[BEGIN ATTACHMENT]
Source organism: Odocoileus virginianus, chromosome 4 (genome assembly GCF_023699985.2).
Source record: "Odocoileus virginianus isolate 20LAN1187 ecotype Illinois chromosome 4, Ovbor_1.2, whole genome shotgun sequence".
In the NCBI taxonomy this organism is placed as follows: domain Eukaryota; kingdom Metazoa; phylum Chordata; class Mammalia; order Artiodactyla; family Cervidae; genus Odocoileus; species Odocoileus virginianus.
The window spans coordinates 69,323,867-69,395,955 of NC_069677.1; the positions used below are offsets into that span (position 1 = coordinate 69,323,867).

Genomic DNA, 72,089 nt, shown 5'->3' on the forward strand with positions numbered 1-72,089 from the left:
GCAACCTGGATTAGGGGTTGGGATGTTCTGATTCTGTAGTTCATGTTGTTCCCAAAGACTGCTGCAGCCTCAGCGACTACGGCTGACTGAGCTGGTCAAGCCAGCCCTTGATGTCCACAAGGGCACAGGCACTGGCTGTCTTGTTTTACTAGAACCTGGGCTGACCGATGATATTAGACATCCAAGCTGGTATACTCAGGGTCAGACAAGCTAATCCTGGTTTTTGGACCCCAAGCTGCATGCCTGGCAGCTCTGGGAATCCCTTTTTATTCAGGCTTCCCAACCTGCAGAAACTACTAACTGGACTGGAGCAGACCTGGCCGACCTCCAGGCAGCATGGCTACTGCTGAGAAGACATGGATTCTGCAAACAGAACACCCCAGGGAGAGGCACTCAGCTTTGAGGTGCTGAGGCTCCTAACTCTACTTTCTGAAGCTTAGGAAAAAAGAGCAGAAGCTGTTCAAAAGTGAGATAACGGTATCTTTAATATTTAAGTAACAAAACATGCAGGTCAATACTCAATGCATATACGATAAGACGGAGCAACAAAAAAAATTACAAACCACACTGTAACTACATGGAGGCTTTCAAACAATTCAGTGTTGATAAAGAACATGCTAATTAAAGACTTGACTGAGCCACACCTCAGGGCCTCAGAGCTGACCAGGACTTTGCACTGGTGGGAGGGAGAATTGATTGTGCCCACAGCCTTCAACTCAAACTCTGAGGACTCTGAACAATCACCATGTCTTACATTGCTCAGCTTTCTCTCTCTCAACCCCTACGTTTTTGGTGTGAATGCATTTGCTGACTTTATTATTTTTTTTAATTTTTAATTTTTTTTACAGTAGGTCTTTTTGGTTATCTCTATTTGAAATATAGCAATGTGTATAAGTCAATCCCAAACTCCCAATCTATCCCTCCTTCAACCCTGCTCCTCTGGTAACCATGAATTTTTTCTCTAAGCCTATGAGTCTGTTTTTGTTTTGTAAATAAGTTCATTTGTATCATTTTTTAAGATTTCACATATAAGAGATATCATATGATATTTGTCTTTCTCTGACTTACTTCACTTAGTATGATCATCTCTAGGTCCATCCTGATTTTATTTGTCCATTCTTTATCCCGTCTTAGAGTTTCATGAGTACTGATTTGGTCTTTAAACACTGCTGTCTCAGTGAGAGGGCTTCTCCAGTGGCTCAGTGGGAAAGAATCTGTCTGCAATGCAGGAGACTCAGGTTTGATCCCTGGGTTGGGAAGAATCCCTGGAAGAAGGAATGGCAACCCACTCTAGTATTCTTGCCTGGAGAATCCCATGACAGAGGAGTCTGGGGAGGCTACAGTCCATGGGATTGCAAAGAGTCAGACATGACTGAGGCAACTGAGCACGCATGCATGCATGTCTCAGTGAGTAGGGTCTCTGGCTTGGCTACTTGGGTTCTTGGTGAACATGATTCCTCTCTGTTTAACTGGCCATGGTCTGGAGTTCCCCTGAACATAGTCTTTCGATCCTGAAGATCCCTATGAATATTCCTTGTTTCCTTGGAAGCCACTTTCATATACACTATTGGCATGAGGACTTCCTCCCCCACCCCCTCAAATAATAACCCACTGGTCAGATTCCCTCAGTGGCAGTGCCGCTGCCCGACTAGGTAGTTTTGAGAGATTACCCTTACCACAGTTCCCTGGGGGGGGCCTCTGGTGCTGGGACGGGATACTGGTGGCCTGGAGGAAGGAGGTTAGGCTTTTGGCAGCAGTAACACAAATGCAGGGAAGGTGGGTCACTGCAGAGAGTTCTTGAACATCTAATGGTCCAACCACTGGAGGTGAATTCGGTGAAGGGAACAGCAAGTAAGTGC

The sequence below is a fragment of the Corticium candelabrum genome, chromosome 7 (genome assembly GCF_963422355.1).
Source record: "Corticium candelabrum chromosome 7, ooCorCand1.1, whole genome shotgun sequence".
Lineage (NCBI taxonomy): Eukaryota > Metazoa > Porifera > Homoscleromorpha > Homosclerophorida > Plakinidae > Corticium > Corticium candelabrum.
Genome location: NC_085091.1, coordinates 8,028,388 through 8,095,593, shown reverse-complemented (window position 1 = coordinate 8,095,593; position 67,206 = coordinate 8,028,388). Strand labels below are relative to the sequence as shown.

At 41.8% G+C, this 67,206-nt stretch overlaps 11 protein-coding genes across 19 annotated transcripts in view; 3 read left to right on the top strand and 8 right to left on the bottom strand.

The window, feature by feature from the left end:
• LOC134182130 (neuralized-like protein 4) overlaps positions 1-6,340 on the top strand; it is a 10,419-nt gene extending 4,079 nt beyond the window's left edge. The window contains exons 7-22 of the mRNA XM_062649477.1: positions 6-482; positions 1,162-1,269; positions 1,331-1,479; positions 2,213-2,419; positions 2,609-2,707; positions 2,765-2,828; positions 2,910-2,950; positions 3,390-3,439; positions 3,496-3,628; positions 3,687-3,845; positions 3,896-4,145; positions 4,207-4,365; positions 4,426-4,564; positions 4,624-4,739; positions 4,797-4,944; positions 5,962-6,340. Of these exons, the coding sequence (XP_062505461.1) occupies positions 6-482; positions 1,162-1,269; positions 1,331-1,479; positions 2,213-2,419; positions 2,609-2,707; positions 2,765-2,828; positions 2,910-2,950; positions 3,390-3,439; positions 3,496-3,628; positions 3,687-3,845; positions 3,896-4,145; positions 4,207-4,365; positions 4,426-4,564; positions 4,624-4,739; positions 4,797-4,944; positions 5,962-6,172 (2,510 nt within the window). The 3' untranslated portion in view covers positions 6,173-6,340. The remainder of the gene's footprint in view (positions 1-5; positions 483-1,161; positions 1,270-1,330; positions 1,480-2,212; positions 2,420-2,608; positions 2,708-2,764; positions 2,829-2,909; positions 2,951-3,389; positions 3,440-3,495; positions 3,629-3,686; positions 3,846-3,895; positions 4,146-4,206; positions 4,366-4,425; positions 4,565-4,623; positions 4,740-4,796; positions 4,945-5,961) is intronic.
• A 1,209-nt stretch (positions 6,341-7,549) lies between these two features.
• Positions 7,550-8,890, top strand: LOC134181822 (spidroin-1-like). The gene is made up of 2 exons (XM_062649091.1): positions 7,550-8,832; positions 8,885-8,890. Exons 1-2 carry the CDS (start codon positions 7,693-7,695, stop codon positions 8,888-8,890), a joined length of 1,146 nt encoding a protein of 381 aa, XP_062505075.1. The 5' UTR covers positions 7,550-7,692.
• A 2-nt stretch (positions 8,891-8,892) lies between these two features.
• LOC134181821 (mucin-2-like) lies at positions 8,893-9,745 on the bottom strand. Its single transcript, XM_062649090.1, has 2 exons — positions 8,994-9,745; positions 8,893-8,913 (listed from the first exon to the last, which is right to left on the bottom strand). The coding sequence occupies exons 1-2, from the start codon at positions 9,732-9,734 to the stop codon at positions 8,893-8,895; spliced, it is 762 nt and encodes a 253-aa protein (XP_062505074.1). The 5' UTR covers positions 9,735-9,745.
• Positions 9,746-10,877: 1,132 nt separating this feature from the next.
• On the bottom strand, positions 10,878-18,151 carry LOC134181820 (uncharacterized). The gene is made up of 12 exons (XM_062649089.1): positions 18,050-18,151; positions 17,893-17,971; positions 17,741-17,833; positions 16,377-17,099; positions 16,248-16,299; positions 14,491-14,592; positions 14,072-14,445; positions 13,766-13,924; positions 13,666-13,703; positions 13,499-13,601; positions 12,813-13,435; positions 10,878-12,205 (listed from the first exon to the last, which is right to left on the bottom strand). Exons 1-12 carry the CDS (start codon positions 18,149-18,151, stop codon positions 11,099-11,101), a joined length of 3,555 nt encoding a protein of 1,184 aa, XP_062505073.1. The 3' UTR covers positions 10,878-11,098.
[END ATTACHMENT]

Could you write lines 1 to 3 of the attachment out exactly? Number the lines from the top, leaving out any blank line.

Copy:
Source organism: Odocoileus virginianus, chromosome 4 (genome assembly GCF_023699985.2).
Source record: "Odocoileus virginianus isolate 20LAN1187 ecotype Illinois chromosome 4, Ovbor_1.2, whole genome shotgun sequence".
In the NCBI taxonomy this organism is placed as follows: domain Eukaryota; kingdom Metazoa; phylum Chordata; class Mammalia; order Artiodactyla; family Cervidae; genus Odocoileus; species Odocoileus virginianus.